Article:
Breval - Cello Sonata in C - Violin Transcription?
Anyone know if Breval’s Cello Sonata in C is available in a violin transcription? I googled but I can’t come up with anything.
If it's never been done then why not be the first to make such a transcription?
The easiest thing to do would be:
Transposing a piece from cello to violin, or vice versa, isn't always a straightforward mechanical process. For playable success significant adjustments may have to be made en route. For instance, a brilliant high position passage on the cello with extensive use of the thumb position would be difficult as such on the violin, and might not even work. The cello is also quite capable of a not-too-difficult 4-1/2 to 5 octave range (see the Kodaly Sonata Op 8), which could well lead to tears of frustration on the violin with a literal transposition.
Yes ... exactly. The Breval Sonata (known to the kids as "Snotta") is not virtuoso stuff.
Thanks for the replies. My daughter is currently studying the Breval in her cello lessons, and I wanted to duet it with her on the violin. I'll see about transposing it myself.
Sounds like fun! I have played viola along with some of my daughter's cello pieces. I just read the bass clef.
The Breval is a well written piece, and a simple transposition methinks. I conducted it with a wonderful seven year old cello soloist for my summer music festival's past season.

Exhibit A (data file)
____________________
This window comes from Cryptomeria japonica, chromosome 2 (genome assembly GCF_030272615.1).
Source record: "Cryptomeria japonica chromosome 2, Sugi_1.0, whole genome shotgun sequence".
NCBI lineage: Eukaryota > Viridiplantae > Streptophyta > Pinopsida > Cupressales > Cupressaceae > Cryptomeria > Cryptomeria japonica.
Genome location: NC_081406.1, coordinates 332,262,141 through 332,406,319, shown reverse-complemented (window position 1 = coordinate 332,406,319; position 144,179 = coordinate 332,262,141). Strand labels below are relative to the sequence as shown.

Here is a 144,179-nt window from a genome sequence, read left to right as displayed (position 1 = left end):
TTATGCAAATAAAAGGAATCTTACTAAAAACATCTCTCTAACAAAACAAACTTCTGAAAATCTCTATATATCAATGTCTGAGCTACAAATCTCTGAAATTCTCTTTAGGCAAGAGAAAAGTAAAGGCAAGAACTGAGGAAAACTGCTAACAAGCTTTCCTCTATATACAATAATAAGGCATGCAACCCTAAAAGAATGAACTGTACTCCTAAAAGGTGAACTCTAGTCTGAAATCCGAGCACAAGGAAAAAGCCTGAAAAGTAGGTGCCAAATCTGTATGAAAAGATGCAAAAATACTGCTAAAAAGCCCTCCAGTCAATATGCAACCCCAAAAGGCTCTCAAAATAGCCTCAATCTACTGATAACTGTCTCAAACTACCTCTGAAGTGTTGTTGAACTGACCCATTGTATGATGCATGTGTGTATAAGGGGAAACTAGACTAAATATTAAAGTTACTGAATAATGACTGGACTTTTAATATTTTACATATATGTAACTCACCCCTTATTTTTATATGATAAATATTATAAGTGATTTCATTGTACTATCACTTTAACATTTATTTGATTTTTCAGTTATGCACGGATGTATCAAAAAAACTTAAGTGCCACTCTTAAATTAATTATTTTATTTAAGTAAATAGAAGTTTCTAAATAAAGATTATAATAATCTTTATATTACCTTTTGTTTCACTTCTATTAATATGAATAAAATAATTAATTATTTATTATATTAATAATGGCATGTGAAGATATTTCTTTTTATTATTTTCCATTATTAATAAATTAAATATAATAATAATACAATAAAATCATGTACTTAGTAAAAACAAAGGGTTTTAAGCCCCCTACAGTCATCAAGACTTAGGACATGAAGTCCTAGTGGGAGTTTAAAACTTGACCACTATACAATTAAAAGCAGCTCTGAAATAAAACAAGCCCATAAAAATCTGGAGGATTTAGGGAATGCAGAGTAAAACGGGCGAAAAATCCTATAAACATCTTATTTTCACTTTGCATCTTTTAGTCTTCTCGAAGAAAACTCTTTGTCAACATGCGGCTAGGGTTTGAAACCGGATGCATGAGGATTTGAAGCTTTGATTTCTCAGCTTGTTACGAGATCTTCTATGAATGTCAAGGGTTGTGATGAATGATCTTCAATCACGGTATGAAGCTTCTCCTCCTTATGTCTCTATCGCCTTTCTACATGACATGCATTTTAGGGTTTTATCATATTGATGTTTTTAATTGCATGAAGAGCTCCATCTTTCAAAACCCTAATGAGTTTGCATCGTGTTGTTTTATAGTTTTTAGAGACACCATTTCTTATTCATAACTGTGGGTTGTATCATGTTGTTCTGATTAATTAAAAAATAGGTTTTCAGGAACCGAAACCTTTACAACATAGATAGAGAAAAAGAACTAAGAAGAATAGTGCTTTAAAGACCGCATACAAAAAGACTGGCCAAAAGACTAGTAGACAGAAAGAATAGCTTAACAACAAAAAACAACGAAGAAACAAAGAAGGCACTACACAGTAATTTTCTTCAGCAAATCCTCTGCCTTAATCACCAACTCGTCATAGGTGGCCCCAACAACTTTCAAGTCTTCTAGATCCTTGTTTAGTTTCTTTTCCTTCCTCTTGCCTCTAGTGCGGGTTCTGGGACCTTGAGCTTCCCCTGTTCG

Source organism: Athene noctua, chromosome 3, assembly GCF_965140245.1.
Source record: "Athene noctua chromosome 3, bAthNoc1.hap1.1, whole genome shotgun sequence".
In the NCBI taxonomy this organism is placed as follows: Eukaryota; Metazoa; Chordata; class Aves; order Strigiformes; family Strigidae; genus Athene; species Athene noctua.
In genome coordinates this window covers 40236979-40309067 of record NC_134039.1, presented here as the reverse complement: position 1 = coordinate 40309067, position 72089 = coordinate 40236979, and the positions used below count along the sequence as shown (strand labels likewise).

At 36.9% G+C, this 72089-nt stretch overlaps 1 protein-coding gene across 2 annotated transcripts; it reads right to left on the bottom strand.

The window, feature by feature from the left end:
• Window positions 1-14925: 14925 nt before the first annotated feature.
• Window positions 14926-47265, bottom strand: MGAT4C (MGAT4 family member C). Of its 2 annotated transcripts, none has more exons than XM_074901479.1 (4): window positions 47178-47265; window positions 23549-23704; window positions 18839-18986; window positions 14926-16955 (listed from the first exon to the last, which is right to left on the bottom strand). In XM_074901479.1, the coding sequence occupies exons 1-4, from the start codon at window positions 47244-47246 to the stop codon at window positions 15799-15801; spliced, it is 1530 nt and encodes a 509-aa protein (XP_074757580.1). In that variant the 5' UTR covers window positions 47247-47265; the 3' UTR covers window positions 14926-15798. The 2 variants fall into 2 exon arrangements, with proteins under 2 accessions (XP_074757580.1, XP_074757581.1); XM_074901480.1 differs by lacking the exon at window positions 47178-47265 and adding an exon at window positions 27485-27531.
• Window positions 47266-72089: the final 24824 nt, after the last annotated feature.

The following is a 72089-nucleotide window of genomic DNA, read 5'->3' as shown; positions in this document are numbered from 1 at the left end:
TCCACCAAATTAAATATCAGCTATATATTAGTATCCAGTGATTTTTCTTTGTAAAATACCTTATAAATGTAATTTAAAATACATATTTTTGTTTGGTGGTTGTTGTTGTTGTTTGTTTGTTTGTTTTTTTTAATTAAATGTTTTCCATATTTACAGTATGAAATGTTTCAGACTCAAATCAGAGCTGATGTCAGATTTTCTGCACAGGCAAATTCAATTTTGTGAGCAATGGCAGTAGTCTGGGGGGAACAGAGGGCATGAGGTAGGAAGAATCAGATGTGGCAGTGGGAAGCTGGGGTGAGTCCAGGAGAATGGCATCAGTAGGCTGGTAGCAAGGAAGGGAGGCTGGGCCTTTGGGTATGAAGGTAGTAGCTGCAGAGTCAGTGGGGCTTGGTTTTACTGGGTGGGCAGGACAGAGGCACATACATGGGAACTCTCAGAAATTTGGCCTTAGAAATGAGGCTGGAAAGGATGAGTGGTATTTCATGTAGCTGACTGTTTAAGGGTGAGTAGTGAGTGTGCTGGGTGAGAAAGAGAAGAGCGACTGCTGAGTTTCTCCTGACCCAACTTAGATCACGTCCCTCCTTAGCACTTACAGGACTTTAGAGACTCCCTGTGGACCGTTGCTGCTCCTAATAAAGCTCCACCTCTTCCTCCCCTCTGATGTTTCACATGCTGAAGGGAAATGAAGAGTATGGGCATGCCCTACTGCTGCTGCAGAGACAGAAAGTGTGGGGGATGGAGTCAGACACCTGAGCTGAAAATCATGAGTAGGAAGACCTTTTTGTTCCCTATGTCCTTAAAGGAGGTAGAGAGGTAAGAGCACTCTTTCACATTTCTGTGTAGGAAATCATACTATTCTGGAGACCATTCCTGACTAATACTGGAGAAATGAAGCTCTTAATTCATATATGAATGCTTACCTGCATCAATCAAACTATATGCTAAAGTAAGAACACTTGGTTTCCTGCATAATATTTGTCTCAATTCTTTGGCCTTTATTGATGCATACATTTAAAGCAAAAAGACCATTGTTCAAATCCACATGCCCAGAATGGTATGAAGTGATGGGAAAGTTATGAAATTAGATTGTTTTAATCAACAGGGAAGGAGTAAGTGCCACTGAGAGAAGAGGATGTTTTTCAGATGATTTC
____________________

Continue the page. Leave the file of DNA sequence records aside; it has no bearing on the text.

hi Trevor, could you give an example of what would be a high thumb-position passage on the cello that would be more or less impossible to play on the violin? it's interesting that the cello has a 5 octave range, I didn't know that.
Jean, the last movement of Kodaly's Sonata for solo cello in B minor, Op 8. The thumb across the A and D strings provides that extra stop in the top half of the fingerboard while the fingers are busy on the two strings. Regarding the cello's compass, it isn't too difficult to play notes halfway between the fingerboard and bridge and get a decent sound, whereas the similar position on the violin would be iffy in the extreme unless the player, bow and violin were top notch - and a good sound engineer in the recording studio wouldn't come amiss either ;)
I see Trevor many thanks and thanks for the viewing tip. edit: I just had a look, must admit I did not know Janos Starker, what a phenomenon! also read a bit on him on Wikipedia now.